Nevada, a close state that went for Clinton in 2012 also saw a shift into the deeper blue column last week. The Nevada electorate has a near-identical racial divide to Texas, and while its white electorate is more closely divided (57% Republican), its non-white vote is as strongly Democratic as that of Texas (two-thirds), which resulted in a 5-point Democratic victory this year compared to a 2.5 point victory for Clinton.

The most impressive of the performances, though, may be that of Stacey Abrams in Georgia. She’s outperformed Clinton among black voters and white voters, and she is damn close to forcing a runoff. In another ripple from the blue wave, come January, the Georgia House seat that was once soiled by Newt Gingrich will be held by a Mother of the Movement, Lucy McBath.

All these states - Arizona, Nevada, Texas and Georgia - are seeing the kind of demographic electorate shifts (in intensity or in numbers) that are usually achieved over a few presidential cycles in the space between just one presidential and one midterm elections.

Think about this: all of a sudden, three “red” states are in play for 2020, with Arizona being the most likely pickup for the Democratic nominee. Pair that with the restoration of even part of the blue wall in the northern border states of Michigan, Pennsylvania, Ohio and Wisconsin, and Trump’s path back to the White House is forever, shall we say, walled off. Michigan and Pennsylvania turned several shades of blue in their gubernatorial races last week, with Wisconsin ousting Scott Walker and Ohio - the least likely of Trump states to go Democratic in 2020 - sending Sherrod Brown back to the Senate.

There’s reason one Republicans should be freaking the hell out after what happened in Arizona, Nevada, Texas and Georgia.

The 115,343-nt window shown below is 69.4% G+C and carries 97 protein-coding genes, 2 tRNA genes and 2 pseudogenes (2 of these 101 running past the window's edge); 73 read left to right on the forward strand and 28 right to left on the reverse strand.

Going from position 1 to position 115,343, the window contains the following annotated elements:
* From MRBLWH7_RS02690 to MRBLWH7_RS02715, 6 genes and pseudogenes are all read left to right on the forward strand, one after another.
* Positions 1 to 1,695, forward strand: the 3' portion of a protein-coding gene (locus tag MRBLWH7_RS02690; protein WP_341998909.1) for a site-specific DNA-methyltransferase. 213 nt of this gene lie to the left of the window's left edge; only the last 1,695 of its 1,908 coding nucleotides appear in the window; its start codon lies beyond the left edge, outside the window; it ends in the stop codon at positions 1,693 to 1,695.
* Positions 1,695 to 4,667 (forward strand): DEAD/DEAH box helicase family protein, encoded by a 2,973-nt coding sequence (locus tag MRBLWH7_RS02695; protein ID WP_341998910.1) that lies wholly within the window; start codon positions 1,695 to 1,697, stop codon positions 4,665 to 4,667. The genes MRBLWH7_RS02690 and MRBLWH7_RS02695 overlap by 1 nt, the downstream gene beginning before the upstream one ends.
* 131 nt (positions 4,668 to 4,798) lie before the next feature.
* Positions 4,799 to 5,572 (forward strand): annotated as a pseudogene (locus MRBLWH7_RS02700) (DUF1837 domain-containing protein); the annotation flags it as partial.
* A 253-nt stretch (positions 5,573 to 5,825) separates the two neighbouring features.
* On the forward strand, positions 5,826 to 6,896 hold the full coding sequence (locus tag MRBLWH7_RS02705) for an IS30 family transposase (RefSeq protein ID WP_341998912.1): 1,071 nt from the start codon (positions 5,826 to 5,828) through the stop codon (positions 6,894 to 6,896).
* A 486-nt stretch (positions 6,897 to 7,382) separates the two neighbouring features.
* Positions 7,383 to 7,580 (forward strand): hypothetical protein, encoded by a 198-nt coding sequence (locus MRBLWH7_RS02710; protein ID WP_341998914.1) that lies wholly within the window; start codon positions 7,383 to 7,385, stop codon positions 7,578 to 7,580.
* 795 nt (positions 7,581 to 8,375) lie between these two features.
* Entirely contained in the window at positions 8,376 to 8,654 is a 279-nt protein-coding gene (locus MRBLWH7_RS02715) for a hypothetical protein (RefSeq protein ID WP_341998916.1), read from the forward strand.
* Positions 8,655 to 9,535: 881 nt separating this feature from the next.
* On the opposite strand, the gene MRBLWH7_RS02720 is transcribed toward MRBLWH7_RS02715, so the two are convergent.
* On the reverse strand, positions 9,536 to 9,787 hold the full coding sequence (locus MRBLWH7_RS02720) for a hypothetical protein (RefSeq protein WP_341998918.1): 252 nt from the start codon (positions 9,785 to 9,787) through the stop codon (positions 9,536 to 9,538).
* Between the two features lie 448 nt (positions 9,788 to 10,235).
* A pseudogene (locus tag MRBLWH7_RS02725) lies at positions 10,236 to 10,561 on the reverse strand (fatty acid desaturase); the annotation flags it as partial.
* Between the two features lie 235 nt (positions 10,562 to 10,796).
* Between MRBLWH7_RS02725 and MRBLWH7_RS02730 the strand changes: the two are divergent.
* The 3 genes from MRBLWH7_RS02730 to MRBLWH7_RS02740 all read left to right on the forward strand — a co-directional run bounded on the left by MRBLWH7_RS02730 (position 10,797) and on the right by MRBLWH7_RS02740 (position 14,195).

Reason two: a reorientation of the electoral map for the long term. It is my observation that states that move away from red and into the purple and eventually into the blue due to demographic shifts more reliably stay in the Democratic column than, say, Ohio, Wisconsin and Pennsylvania. In the long run if Texas and Arizona go reliably blue, Democrats won’t even need the WI-PA-MI blue wall to forever hold on to the presidency.

People often forget that California was a reliably Republican state in the presidential elections until the 1990s, and the gubernatorial transition from Jerry Brown to Gavin Newsom will be the first same-party hand-off in over 100 years. California’s reliable blue shade in the presidential elections is the result of a major demographic shift and of the anti-immigrant policies that made that shift politically active.

In other words, there is good cause for Donald Trump and Republicans to be losing their marbles. They might soon have to face a purpling of the south and the west driven by demographic trends and no longer susceptible to “white working class” mumbo jumbo of campaign rhetoric.

The freakout, then, is not about losing the House. It’s about what this election proved - that demographics are, sooner or later, destiny.

This shift won’t hold unless the coalition we saw rising this election across the country continues to galvanize and vote. Donald Trump’s ginning up of white nationalism, racism and xenophobia will only intensify over the next two years as he tries to stay out of jail by staying in office.

We have no time to waste.